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Who can spot a chameleon?

We spent three days hiking in the Usambara Mountains in North-East Tanzania. We had a local guide, called Chande, who not only gave us lots of interesting information about the local area, discussed African politics with Dave, but would also treat us to the occasional song or rap in Swahili. We spent the days hiking through farmland, villages and forests. Some of the pine forests felt like we could be hiking back home in England, it was even reminiscent to the forest where Mumma Silve fell in the river and had to be saved by her beloved dog, Loki.

This area is famous for the two-horn chameleon, our guide was excellent at spotting them despite their natural camouflage. Dave and I, however, were not so good, and spent ages trying to find them even in designated areas. Like most things this became a competition between the two of us. This ended in a pathetic draw of 1 - 1, but I am very happy to say that I spotted the first one... WINNER WINNER!


We were also able to see black and white colobus monkeys. Unfortunately, unlike many of the animals we have seen on our trip, these monkeys were camera shy... so you may have to have a quick google! We were able to watch them as they leaped from tree to tree with their white mane flowing behind them.


As we walked through the farmland we could hear children, who we couldn't even spot in the distance, shouting 'mzungo, mzungo, take my picture', and then as we came into the villages the shouts just got louder and more excited. They would follow us for ages just chatting with us, before they got bored and turned around to trek home. We even bought a clay giraffe from one of the boys, but unfortunately it did not survive the journey.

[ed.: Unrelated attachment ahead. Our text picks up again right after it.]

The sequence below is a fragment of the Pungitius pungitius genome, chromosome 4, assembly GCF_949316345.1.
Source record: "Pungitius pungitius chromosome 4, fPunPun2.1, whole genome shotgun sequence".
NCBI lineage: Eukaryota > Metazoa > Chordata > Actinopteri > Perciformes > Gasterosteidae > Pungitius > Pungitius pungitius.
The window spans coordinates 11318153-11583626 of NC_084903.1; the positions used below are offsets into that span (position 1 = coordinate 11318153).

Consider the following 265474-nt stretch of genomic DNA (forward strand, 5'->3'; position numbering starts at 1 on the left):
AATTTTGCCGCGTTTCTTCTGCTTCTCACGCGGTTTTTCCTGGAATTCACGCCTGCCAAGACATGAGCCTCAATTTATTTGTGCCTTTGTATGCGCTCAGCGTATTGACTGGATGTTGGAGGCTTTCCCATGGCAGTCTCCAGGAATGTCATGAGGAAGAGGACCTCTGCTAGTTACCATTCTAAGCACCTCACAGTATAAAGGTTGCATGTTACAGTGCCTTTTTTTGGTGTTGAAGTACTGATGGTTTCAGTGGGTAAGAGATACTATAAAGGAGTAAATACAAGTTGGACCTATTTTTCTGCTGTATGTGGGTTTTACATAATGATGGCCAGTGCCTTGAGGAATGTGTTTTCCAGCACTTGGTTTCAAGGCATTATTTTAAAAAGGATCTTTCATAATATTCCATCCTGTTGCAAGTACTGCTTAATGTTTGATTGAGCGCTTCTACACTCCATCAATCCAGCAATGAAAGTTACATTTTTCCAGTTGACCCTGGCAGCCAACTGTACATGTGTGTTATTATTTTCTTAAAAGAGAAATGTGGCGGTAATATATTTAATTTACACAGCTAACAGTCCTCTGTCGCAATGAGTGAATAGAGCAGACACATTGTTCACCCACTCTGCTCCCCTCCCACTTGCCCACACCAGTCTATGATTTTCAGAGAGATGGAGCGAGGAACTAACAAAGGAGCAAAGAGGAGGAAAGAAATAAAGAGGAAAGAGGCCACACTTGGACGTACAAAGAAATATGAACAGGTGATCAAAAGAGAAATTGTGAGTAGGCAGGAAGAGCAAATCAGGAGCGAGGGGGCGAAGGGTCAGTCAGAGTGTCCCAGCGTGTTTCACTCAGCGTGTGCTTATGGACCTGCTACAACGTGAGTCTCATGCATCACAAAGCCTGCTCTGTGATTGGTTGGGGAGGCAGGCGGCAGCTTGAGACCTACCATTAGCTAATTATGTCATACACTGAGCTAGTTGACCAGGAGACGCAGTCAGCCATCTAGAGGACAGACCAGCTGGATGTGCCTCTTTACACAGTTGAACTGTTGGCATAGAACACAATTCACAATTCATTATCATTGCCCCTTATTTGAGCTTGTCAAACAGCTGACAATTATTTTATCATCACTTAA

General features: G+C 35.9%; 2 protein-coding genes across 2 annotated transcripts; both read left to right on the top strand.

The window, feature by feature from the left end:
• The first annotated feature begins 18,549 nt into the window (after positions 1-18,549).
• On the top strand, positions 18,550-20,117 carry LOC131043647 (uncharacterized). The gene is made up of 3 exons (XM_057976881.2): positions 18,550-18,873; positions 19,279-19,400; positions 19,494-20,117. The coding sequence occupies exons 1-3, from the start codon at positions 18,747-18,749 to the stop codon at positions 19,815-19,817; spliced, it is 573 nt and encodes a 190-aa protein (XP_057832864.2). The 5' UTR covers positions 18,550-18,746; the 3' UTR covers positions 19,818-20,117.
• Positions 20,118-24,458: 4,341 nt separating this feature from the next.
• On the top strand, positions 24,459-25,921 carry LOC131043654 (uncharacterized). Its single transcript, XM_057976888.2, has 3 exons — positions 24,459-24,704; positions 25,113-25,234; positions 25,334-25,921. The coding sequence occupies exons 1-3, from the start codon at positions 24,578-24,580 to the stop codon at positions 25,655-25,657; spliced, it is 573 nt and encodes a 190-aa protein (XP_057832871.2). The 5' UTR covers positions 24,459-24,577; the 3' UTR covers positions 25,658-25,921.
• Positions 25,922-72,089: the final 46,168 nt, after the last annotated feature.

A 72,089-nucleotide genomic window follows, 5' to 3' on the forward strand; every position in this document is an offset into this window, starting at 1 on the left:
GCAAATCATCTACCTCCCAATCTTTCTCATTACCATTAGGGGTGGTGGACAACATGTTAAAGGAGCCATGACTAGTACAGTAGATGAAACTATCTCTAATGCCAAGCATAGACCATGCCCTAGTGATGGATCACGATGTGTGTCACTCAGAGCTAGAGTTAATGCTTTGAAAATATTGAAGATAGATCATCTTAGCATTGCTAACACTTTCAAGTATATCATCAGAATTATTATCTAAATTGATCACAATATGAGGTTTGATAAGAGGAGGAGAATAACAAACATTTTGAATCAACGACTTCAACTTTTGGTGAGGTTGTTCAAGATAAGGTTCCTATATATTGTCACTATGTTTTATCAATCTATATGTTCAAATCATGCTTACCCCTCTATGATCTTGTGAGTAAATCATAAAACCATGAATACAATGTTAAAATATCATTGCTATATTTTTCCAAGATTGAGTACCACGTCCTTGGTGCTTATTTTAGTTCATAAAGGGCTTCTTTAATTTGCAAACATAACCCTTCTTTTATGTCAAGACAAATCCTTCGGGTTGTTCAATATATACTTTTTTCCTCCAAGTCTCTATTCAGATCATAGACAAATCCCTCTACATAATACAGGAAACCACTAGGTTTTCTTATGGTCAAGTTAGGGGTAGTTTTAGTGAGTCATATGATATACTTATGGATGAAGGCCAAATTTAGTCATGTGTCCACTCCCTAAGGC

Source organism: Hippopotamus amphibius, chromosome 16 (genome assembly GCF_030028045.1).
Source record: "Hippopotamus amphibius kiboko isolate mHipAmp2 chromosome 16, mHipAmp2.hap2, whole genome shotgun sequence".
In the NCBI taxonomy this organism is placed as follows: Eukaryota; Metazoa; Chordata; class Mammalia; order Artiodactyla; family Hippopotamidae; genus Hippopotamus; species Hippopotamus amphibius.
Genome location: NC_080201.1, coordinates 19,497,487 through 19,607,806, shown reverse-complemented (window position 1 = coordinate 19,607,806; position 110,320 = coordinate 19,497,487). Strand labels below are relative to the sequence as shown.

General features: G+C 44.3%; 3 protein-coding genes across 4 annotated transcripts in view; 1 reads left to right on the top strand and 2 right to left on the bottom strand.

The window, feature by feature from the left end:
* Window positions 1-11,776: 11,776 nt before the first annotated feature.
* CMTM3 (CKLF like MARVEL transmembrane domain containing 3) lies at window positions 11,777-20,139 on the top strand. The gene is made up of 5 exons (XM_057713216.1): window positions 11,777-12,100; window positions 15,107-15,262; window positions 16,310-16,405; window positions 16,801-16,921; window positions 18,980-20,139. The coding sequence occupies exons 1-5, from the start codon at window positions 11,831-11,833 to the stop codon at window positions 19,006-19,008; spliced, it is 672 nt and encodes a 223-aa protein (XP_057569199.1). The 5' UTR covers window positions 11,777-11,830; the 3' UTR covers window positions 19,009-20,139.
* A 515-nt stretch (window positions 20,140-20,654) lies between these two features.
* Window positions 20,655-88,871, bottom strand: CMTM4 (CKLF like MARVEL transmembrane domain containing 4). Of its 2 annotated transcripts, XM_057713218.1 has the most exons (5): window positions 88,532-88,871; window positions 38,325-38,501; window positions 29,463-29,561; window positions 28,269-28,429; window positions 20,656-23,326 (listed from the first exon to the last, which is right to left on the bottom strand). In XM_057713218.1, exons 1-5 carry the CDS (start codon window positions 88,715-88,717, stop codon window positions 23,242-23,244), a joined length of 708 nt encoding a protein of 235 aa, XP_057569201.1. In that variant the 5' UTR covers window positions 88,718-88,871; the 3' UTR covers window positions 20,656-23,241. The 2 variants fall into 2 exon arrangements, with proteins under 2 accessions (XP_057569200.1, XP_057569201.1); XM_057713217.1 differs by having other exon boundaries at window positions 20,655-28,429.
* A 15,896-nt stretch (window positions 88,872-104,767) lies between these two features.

Over the three days we stayed in some varied accommodations. The first guesthouse we stayed in had no door to the ensuite, a curtain would suffice. Whereas we have finally got used to cold water showers, this shower was scolding hot with no cold water in sight. The bathroom was also lit with a red bulb so we looked like we were housing Amsterdam's red light district in our hotel room. The second night we were taken in by the nuns of the local convent. As it was Easter Weekend we were encouraged to go to Mass, the singing was fantastic but we couldn't understand much as the sermon was in Swahili. The final night was spent in Mambo View Inn, we slept in a little hut balancing on the edge of a cliff.
The view was incredible, as we were positioned over a plateau surrounded on all sides by mountains. As we were so high up, you could watch the rain cloud moving over the land below. It was definitely a great location to end our hike!


Posted by silve_lining 09:22

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